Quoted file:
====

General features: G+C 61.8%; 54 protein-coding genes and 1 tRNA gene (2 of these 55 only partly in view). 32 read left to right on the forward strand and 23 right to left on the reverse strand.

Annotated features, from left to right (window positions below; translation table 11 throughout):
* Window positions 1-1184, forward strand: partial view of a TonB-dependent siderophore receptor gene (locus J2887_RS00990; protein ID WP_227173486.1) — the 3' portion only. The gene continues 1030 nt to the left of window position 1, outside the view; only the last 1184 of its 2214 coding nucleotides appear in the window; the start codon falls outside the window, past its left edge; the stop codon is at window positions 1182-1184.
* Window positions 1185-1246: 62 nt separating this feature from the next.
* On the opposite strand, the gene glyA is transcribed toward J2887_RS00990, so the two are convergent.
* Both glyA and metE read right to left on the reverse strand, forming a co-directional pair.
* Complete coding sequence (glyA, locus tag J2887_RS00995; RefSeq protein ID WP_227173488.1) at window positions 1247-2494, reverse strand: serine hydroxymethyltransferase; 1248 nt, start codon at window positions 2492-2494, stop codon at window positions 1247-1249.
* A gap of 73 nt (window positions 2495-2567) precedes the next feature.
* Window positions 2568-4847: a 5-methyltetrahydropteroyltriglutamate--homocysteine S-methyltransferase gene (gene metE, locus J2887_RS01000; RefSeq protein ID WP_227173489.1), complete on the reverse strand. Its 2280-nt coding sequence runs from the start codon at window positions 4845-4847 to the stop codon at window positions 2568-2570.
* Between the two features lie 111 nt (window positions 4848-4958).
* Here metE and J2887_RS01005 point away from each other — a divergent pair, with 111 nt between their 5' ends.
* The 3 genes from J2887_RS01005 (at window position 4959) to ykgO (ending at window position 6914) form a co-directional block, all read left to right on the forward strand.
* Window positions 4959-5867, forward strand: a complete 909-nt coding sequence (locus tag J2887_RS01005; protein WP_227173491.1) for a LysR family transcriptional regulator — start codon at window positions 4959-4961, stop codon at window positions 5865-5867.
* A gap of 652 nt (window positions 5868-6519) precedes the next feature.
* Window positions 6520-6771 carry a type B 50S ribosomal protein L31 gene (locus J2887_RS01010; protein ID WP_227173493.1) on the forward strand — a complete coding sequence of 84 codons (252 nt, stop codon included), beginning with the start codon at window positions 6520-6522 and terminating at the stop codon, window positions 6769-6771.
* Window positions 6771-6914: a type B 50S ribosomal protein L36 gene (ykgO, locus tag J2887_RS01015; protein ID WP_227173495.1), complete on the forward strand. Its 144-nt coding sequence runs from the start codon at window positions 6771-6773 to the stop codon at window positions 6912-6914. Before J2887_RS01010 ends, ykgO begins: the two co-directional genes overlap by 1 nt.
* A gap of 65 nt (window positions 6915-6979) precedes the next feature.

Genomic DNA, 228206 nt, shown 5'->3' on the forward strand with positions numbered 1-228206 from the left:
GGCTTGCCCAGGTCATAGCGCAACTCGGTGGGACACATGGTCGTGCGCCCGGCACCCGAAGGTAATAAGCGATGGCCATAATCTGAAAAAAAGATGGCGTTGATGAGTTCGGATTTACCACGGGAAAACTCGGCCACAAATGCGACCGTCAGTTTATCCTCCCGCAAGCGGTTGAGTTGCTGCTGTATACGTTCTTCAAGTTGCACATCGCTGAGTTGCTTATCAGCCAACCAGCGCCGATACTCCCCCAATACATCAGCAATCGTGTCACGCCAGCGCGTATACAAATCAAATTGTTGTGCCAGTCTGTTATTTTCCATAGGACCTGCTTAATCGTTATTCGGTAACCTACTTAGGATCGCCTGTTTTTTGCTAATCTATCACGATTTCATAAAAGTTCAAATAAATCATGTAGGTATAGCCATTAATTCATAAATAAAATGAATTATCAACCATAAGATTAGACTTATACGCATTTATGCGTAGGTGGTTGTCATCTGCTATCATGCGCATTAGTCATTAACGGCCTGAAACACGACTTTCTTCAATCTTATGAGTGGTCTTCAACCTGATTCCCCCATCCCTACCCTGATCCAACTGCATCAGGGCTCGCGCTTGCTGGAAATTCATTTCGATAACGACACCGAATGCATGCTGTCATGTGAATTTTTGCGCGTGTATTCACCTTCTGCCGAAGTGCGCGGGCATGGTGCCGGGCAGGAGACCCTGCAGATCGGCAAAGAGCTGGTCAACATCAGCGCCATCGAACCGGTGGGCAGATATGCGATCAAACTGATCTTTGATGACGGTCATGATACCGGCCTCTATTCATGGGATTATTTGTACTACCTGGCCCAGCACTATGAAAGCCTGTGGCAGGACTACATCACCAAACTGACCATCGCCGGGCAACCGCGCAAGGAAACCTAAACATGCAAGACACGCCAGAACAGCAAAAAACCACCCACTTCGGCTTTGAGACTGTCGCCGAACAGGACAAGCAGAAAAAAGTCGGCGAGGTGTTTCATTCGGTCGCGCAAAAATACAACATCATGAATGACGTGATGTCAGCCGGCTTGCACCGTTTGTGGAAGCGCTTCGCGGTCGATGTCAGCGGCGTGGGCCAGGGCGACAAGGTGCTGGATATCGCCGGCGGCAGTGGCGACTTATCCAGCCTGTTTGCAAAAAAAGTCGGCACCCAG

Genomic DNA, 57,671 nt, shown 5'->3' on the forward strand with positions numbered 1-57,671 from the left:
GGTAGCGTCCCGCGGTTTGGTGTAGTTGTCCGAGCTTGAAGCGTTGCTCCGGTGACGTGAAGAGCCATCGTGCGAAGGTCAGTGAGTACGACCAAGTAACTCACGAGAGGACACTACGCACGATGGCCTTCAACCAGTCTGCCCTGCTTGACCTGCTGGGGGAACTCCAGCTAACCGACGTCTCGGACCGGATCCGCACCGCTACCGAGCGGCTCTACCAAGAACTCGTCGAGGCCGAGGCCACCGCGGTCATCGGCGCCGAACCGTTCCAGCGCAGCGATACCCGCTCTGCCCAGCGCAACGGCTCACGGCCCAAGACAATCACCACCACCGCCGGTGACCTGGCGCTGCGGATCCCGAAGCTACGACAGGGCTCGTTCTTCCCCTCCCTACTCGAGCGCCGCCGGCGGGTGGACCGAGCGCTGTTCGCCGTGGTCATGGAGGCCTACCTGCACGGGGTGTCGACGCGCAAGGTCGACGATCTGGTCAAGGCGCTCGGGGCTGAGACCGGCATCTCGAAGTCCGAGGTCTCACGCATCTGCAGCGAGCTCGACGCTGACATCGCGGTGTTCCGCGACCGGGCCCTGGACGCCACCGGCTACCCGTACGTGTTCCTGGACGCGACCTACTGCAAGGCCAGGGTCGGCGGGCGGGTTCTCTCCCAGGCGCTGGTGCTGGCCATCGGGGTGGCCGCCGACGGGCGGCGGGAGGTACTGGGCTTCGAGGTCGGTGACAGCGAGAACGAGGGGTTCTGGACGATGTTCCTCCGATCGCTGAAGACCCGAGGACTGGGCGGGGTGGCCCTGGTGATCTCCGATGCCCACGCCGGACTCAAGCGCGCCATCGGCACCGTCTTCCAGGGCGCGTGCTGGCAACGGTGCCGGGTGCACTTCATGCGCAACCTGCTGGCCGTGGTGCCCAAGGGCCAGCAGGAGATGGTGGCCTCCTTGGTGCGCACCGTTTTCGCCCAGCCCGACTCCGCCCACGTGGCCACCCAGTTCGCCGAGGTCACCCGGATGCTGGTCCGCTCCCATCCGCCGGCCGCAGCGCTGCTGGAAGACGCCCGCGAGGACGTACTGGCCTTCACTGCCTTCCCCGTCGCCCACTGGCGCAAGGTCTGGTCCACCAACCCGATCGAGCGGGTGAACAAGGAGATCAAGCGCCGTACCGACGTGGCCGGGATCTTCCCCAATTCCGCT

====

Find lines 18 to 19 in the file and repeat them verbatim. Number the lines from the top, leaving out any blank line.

Genomic DNA, 228206 nt, shown 5'->3' on the forward strand with positions numbered 1-228206 from the left:
GGCTTGCCCAGGTCATAGCGCAACTCGGTGGGACACATGGTCGTGCGCCCGGCACCCGAAGGTAATAAGCGATGGCCATAATCTGAAAAAAAGATGGCGTTGATGAGTTCGGATTTACCACGGGAAAACTCGGCCACAAATGCGACCGTCAGTTTATCCTCCCGCAAGCGGTTGAGTTGCTGCTGTATACGTTCTTCAAGTTGCACATCGCTGAGTTGCTTATCAGCCAACCAGCGCCGATACTCCCCCAATACATCAGCAATCGTGTCACGCCAGCGCGTATACAAATCAAATTGTTGTGCCAGTCTGTTATTTTCCATAGGACCTGCTTAATCGTTATTCGGTAACCTACTTAGGATCGCCTGTTTTTTGCTAATCTATCACGATTTCATAAAAGTTCAAATAAATCATGTAGGTATAGCCATTAATTCATAAATAAAATGAATTATCAACCATAAGATTAGACTTATACGCATTTATGCGTAGGTGGTTGTCATCTGCTATCATGCGCATTAGTCATTAACGGCCTGAAACACGACTTTCTTCAATCTTATGAGTGGTCTTCAACCTGATTCCCCCATCCCTACCCTGATCCAACTGCATCAGGGCTCGCGCTTGCTGGAAATTCATTTCGATAACGACACCGAATGCATGCTGTCATGTGAATTTTTGCGCGTGTATTCACCTTCTGCCGAAGTGCGCGGGCATGGTGCCGGGCAGGAGACCCTGCAGATCGGCAAAGAGCTGGTCAACATCAGCGCCATCGAACCGGTGGGCAGATATGCGATCAAACTGATCTTTGATGACGGTCATGATACCGGCCTCTATTCATGGGATTATTTGTACTACCTGGCCCAGCACTATGAAAGCCTGTGGCAGGACTACATCACCAAACTGACCATCGCCGGGCAACCGCGCAAGGAAACCTAAACATGCAAGACACGCCAGAACAGCAAAAAACCACCCACTTCGGCTTTGAGACTGTCGCCGAACAGGACAAGCAGAAAAAAGTCGGCGAGGTGTTTCATTCGGTCGCGCAAAAATACAACATCATGAATGACGTGATGTCAGCCGGCTTGCACCGTTTGTGGAAGCGCTTCGCGGTCGATGTCAGCGGCGTGGGCCAGGGCGACAAGGTGCTGGATATCGCCGGCGGCAGTGGCGACTTATCCAGCCTGTTTGCAAAAAAAGTCGGCACCCAG